Two barges carrying crude oil on the Mississippi River struck a railroad bridge at Vicksburg, Miss., breaching a tank on one of the vessels and causing an oil spill that prompted the U.S. Coast Guard to close a 16-mile stretch of the waterway.
The 82-foot towboat Nature’s Way Endeavor, owned by Nature’s Way Marine LLC of Theodore, Ala., was pushing the barges downriver at 0112 on Jan. 27 when they hit one of the bridge’s concrete piers, said Lt. Ryan Gomez, spokesman for Coast Guard Sector Lower Mississippi River in Memphis, Tenn. The barges were loaded in Catoosa, Okla., and were en route to Baton Rouge, La.
The 252-foot MOC 12, which was carrying 672,000 gallons of light sweet crude oil, was the lead barge in the tandem. It sustained damage to the stern void, the No. 5 port tank, the starboard wing tank and the No. 4 starboard cargo tank, Gomez said. The cargo tank, containing 80,000 gallons of crude, was breached and spilled an unknown quantity of oil into the river. Coast Guard officials on Feb. 1 estimated that about 7,000 gallons of oil were unaccounted for, but they said some of it may have seeped into void spaces on the barge.
The 297-foot MOC 15, carrying 1.1 million gallons of oil, sustained a 21-foot tear on its port side but did not spill any of its cargo, Gomez said. Both barges are owned by Third Coast Towing LLC of Corpus Christi, Texas.
The river was closed to all traffic eight miles north of the bridge and eight miles south of it — from mile marker 425 to mile marker 441 — as cleanup crews deployed 5,300 feet of boom to contain the spill. The oil remaining on the barges was pumped to other vessels to complete an assessment of the structural damage, the Coast Guard said. Temporary repairs were then made to allow the barges to be moved to a marine facility near Vicksburg.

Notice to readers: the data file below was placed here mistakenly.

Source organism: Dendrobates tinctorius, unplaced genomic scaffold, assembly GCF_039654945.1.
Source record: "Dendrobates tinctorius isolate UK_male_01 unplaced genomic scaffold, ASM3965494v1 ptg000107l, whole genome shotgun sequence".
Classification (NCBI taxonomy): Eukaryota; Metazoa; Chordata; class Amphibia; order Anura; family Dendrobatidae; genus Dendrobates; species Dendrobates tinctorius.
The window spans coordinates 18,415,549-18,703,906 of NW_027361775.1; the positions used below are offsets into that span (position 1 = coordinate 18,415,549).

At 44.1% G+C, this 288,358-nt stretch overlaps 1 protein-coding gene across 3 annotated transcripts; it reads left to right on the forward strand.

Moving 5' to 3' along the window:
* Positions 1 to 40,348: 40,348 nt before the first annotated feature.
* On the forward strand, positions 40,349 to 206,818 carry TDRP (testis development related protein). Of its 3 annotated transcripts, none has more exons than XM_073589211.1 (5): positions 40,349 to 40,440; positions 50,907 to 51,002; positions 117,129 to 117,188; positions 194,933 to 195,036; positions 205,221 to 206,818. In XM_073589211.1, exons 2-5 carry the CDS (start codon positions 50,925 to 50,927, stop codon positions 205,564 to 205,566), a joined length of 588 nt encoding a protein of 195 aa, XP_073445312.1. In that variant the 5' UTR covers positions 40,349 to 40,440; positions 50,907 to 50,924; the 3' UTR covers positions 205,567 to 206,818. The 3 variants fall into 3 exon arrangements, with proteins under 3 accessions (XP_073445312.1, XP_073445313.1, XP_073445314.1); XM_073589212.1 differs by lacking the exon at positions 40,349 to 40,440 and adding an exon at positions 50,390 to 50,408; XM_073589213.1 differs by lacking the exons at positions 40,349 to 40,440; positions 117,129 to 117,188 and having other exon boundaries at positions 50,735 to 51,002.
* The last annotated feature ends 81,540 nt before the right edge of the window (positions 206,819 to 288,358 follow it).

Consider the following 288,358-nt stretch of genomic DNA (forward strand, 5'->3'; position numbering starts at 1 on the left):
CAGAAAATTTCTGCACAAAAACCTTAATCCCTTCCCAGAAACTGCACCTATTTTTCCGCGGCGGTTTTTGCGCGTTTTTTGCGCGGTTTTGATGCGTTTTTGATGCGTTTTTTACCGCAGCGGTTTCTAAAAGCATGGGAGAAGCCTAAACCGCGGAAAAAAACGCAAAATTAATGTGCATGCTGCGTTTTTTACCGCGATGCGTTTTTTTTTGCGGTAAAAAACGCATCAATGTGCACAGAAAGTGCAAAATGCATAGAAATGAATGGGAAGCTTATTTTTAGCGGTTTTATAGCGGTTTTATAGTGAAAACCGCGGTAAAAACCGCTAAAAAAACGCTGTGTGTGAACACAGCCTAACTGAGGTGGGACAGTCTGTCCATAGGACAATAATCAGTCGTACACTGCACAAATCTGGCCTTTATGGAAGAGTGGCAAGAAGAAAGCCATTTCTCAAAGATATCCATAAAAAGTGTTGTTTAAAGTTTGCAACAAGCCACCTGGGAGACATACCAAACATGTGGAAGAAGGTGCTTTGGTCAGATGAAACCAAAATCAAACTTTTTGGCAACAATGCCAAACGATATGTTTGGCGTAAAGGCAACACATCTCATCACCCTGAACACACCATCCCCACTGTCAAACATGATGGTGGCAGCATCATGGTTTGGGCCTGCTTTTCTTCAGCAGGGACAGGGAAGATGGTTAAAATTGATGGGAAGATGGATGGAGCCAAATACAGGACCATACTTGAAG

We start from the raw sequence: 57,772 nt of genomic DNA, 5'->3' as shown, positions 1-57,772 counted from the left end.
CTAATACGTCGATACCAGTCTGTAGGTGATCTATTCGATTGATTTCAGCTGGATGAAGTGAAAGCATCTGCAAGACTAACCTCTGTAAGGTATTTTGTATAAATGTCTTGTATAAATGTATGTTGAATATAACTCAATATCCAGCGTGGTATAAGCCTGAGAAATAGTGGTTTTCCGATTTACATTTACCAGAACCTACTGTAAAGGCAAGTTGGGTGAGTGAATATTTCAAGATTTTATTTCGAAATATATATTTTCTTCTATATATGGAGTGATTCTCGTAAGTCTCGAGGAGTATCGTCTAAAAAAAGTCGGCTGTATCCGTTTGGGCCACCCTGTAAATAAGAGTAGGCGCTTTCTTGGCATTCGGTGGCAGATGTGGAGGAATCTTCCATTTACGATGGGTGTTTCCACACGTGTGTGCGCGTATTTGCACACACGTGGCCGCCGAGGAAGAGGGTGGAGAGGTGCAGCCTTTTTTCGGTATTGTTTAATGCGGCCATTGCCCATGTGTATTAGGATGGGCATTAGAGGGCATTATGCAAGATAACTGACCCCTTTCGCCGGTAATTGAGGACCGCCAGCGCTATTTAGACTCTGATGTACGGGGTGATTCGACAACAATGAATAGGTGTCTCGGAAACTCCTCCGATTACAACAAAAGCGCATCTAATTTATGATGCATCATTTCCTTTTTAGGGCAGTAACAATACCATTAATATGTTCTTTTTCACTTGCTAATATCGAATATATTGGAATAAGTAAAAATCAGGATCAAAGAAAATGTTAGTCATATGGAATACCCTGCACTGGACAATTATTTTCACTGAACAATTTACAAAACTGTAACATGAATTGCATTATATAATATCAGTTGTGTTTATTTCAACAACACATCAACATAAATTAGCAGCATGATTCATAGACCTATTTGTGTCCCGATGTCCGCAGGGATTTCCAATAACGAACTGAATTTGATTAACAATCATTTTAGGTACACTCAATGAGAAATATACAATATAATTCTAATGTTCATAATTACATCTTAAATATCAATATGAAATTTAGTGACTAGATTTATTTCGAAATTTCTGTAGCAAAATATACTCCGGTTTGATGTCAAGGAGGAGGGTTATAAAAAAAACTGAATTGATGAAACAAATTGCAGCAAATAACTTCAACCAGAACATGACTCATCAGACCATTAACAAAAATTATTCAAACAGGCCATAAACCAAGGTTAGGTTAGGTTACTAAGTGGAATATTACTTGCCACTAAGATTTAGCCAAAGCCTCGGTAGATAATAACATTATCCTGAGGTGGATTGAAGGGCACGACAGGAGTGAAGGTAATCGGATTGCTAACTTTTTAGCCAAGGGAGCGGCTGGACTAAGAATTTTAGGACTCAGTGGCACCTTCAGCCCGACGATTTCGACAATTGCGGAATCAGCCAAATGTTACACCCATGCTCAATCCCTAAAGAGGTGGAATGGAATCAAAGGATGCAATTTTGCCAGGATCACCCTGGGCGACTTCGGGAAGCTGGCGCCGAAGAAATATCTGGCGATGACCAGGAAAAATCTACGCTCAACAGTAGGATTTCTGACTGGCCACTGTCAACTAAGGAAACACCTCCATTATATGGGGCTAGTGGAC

Restrictions on river traffic began to be lifted on Jan. 30 and the Coast Guard reopened the waterway to all vessels on Feb. 2. More than 1,000 barges were delayed during the course of the cleanup and salvage.
Gomez said the cause of the incident was still under investigation. The National Weather Service reported fog in the Vicksburg area on Jan. 27, with no precipitation and wind speeds of 8 to 18 mph. The river was running at 33 feet, 10 feet below flood stage. Gomez said there are navigational buoys near the bridge and that the structure is lighted.
Herman Smith, superintendent of the Vicksburg Bridge Commission, said the bridge is struck by vessels an average of about 1.5 times a year. It was hit five times in 2011 due to high water conditions and the resulting increase in current speed, which Smith said increases the difficulty of navigating the winding stretch of river.
“When you have the river up near 35 feet and the current picks up, (vessel operators) are fighting it from two directions. It’s coming in from behind them and it’s also hitting them in the starboard side,” said Smith, who estimated the flow at 8 to 10 mph at the time of the Jan. 27 incident.
“There is a 90° bend in the river about three quarters of a mile above the bridge, and they have to come way down into the bend before they can actually make their turn. If they try to ride the edge and stay closer to the Louisiana shore, they can wind up pushed right into the Mississippi bank with no control whatsoever.”
Smith said the bridge was closed for about six hours after the barges struck it so it could be inspected. It was then reopened for traffic. The bridge is about 400 feet north of another span that carries Interstate 20 over the river.
Skimming crews recovered 9,953 gallons of oil and oil-water mixture during the cleanup, Gomez said. United States Environmental Services, Ergon Marine & Industrial Supply and Magnolia Marine Transport Co. participated in the operation.
Drug and alcohol tests were administered to the three crewmen aboard Nature’s Way Endeavor — the master, a pilot and a deck hand — but the results could not be disclosed because of the continuing investigation, Gomez said. Repeated calls to Nature’s Way Marine LLC were not returned.
There were no injuries reported in the incident and no adverse impact to wildlife, the Coast Guard said.